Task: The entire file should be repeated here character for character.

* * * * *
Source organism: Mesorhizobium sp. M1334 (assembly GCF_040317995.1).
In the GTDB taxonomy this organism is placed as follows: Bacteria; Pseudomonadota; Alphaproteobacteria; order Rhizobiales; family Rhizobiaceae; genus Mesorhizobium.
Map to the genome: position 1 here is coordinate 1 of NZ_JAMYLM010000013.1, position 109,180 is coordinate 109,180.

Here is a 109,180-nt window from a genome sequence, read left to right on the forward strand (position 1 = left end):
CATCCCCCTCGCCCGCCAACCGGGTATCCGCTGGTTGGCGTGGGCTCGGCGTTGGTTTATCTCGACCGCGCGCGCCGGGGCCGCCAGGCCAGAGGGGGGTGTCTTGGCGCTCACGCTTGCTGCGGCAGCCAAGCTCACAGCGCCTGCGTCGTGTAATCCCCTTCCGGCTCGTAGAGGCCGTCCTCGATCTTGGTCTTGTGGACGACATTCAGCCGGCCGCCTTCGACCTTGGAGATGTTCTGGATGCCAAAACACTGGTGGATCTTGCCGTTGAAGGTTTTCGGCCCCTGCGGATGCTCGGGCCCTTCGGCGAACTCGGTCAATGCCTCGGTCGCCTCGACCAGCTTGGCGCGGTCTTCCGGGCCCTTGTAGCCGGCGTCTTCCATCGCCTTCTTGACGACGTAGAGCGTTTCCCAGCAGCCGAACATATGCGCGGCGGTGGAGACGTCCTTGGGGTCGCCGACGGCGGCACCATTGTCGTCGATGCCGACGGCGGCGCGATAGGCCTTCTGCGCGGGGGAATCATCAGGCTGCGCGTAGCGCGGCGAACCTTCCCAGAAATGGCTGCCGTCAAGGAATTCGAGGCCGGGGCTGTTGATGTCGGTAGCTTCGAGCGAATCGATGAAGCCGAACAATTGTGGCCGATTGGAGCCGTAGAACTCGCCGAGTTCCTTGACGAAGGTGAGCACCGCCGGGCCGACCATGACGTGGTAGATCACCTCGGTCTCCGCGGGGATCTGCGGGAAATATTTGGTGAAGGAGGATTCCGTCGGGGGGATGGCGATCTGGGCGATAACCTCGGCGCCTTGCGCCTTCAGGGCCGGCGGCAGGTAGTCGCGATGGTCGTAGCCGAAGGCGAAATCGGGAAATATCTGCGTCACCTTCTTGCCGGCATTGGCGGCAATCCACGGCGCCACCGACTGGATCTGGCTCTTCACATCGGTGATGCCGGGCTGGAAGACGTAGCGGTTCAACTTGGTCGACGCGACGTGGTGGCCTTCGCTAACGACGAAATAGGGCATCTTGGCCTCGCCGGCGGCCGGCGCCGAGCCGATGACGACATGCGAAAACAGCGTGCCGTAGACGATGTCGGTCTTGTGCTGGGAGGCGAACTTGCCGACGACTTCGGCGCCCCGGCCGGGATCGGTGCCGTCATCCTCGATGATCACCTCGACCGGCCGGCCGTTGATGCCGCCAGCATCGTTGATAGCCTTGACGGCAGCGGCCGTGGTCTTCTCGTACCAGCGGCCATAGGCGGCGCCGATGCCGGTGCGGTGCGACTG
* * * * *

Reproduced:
Source organism: Mesorhizobium sp. M1334 (assembly GCF_040317995.1).
In the GTDB taxonomy this organism is placed as follows: Bacteria; Pseudomonadota; Alphaproteobacteria; order Rhizobiales; family Rhizobiaceae; genus Mesorhizobium.
Map to the genome: position 1 here is coordinate 1 of NZ_JAMYLM010000013.1, position 109,180 is coordinate 109,180.

Here is a 109,180-nt window from a genome sequence, read left to right on the forward strand (position 1 = left end):
CATCCCCCTCGCCCGCCAACCGGGTATCCGCTGGTTGGCGTGGGCTCGGCGTTGGTTTATCTCGACCGCGCGCGCCGGGGCCGCCAGGCCAGAGGGGGGTGTCTTGGCGCTCACGCTTGCTGCGGCAGCCAAGCTCACAGCGCCTGCGTCGTGTAATCCCCTTCCGGCTCGTAGAGGCCGTCCTCGATCTTGGTCTTGTGGACGACATTCAGCCGGCCGCCTTCGACCTTGGAGATGTTCTGGATGCCAAAACACTGGTGGATCTTGCCGTTGAAGGTTTTCGGCCCCTGCGGATGCTCGGGCCCTTCGGCGAACTCGGTCAATGCCTCGGTCGCCTCGACCAGCTTGGCGCGGTCTTCCGGGCCCTTGTAGCCGGCGTCTTCCATCGCCTTCTTGACGACGTAGAGCGTTTCCCAGCAGCCGAACATATGCGCGGCGGTGGAGACGTCCTTGGGGTCGCCGACGGCGGCACCATTGTCGTCGATGCCGACGGCGGCGCGATAGGCCTTCTGCGCGGGGGAATCATCAGGCTGCGCGTAGCGCGGCGAACCTTCCCAGAAATGGCTGCCGTCAAGGAATTCGAGGCCGGGGCTGTTGATGTCGGTAGCTTCGAGCGAATCGATGAAGCCGAACAATTGTGGCCGATTGGAGCCGTAGAACTCGCCGAGTTCCTTGACGAAGGTGAGCACCGCCGGGCCGACCATGACGTGGTAGATCACCTCGGTCTCCGCGGGGATCTGCGGGAAATATTTGGTGAAGGAGGATTCCGTCGGGGGGATGGCGATCTGGGCGATAACCTCGGCGCCTTGCGCCTTCAGGGCCGGCGGCAGGTAGTCGCGATGGTCGTAGCCGAAGGCGAAATCGGGAAATATCTGCGTCACCTTCTTGCCGGCATTGGCGGCAATCCACGGCGCCACCGACTGGATCTGGCTCTTCACATCGGTGATGCCGGGCTGGAAGACGTAGCGGTTCAACTTGGTCGACGCGACGTGGTGGCCTTCGCTAACGACGAAATAGGGCATCTTGGCCTCGCCGGCGGCCGGCGCCGAGCCGATGACGACATGCGAAAACAGCGTGCCGTAGACGATGTCGGTCTTGTGCTGGGAGGCGAACTTGCCGACGACTTCGGCGCCCCGGCCGGGATCGGTGCCGTCATCCTCGATGATCACCTCGACCGGCCGGCCGTTGATGCCGCCAGCATCGTTGATAGCCTTGACGGCAGCGGCCGTGGTCTTCTCGTACCAGCGGCCATAGGCGGCGCCGATGCCGGTGCGGTGCGACTG